Another note taking application I had a brief look at was Joplin. It seems promising but I didn't stick with it, and the way it does syncing seems to recommend locking yourself into a particular ecosystem. Even so, what's there does impress me. It can also take snippets of websites for notes, though I'd rather leave that to a dedicated screenshotting tool.

Plain text files are also an option. The benefit of this is obvious, any text editor can be used. The negative of this is also obvious, you lose a lot of formatting, and easy linking around, and tend to have build your notes in a hierarchical format following the directory structure which isn't too useful.

Finally, what I personally use is Vimwiki. This is a somewhat personal choice as I use vim quite a lot. I can navigate the directory structure using NERDTree, and edit files easily using vim. I also get linking for free within the application, get all my bindings and plugins for vim alongside it so I can easily format files in a breeze. It is also just using vim, so I get the benefit of it being incredibly lightweight. Moving between files and folders is easy in the default mode, I can assign a word to be linked in the current directory so creating new links is very quick and snappy. It also has functionality for keeping a daily log(another concept I think is quite worthwhile, but for different reasons and a discussion separate from Notetaking).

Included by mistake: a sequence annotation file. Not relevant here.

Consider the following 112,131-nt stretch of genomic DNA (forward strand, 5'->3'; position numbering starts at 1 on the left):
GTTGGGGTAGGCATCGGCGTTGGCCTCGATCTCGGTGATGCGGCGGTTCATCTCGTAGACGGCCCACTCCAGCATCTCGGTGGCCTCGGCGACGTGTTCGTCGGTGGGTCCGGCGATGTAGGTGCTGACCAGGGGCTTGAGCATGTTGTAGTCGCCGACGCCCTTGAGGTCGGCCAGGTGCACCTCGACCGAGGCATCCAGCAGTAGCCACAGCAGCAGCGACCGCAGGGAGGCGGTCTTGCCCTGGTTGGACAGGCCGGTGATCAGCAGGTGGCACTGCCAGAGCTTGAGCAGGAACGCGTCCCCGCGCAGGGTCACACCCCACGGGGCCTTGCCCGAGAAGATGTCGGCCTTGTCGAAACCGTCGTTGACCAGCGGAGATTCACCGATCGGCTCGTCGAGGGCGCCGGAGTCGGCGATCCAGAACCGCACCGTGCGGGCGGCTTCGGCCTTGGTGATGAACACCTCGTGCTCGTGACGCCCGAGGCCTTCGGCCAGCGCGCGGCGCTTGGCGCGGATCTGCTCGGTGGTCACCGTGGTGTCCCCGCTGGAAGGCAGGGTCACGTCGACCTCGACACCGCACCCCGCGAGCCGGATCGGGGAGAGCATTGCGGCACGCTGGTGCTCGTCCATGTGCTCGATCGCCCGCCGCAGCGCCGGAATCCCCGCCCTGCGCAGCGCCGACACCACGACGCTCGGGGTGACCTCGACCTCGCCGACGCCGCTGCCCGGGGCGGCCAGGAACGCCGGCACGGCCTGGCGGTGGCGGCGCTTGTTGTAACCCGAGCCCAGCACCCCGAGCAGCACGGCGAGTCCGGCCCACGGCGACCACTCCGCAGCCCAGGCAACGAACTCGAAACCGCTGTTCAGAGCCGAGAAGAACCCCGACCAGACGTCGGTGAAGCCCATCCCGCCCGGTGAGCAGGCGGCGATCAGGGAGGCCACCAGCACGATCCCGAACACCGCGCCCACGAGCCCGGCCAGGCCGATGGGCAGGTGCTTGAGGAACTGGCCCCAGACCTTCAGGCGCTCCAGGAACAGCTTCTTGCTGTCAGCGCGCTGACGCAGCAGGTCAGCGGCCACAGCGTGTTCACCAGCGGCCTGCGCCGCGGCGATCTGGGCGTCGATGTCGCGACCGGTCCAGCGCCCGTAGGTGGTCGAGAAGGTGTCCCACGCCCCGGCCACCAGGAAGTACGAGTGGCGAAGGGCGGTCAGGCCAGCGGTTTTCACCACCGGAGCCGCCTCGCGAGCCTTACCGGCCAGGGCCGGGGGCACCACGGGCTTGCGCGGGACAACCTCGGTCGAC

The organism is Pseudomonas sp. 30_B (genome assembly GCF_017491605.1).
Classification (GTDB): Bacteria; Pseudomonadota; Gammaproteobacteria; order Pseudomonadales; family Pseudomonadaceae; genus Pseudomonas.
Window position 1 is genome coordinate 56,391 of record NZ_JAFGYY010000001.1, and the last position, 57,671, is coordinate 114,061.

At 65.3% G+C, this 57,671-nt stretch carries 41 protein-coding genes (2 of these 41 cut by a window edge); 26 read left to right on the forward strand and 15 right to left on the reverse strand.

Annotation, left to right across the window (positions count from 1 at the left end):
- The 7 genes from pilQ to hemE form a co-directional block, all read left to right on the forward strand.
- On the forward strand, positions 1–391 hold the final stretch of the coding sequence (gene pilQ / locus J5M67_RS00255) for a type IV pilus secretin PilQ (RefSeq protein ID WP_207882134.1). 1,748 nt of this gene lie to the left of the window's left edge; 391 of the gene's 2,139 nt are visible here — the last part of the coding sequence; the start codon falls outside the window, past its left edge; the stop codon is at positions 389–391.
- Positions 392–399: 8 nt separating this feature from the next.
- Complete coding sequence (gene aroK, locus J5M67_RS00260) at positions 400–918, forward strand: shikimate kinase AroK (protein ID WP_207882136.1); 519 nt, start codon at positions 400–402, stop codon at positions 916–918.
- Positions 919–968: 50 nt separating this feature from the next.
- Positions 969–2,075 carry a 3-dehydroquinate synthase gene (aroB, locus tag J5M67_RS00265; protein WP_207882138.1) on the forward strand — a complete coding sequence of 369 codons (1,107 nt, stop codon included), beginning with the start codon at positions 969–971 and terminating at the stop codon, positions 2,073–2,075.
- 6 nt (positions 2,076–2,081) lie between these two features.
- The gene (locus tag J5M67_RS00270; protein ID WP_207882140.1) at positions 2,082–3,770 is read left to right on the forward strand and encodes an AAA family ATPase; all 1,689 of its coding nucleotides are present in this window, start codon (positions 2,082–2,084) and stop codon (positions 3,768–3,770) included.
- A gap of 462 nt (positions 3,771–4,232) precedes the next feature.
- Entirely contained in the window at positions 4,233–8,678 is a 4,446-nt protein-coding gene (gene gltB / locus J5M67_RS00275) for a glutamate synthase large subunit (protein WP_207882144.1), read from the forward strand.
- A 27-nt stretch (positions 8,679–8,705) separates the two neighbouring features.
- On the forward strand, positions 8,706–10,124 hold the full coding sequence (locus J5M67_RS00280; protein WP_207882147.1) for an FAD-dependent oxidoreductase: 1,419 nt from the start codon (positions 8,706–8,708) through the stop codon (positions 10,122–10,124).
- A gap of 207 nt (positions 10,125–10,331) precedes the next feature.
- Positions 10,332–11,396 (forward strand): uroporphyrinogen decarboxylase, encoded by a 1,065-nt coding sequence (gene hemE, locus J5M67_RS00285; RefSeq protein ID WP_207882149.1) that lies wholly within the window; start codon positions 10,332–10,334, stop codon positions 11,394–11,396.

Now I will take a brief discussion on syncing notes. There is a few methods for syncing notes I have experimented with. I sync them across platform for Mobile, my home Linux machine and I will likely consider extending it to my Windows work machine, so I can make software development notes and snippets.

Firstly is the classical rsync. This requires a server of some kind to be running in order for that to work well, it also requires the command(noteworthy as windows and phones don't have this by default). Secondly is git. This is worth considering, but requires you make your work public unless you use either a private Git repo with an SSH key(bit of a pain), or accept making your notes public. Thirdly is syncthing, where your folder syncs across the local network when changes are detected. These changes going to systems that also use Syncthing. I currently use syncthing and haven't had problems with it so far.

All of the methods noted so far are FOSS. I will now take a brief walk down the wilted park of proprietary solutions. Your mileage will vary with this.

For synchronising you have the expected, Google Drive, OneDrive, Dropbox and probably some other services of that nature. For tools you have Notion(Can't tell if it's FOSS or not), Obsidian, Evernote, Google docs and other such tools.

I'm not a fan of the proprietary solution as notetaking is somewhat personal, and changing your tools and methods to make it easier or navigate it easier is worthwhile considering. A proprietary tool doesn't make changing easy, as it locks you into its ecosystem.

Published on 2022/10/25

Articles from blogs I follow around the net

Writing a Unix clone in about a month

I needed a bit of a break from “real work” recently, so I started a new programming project that was low-stakes and purely recreational. On April 21st, I set out to see how much of a Unix-like operating system for x86_64 targets that I could put together in …

via Drew DeVault's blog May 24, 2024


via I'm not really Stanley Lieber. May 20, 2024

Inside the Super Nintendo cartridges

via Fabien Sanglard April 21, 2024

Generated by openring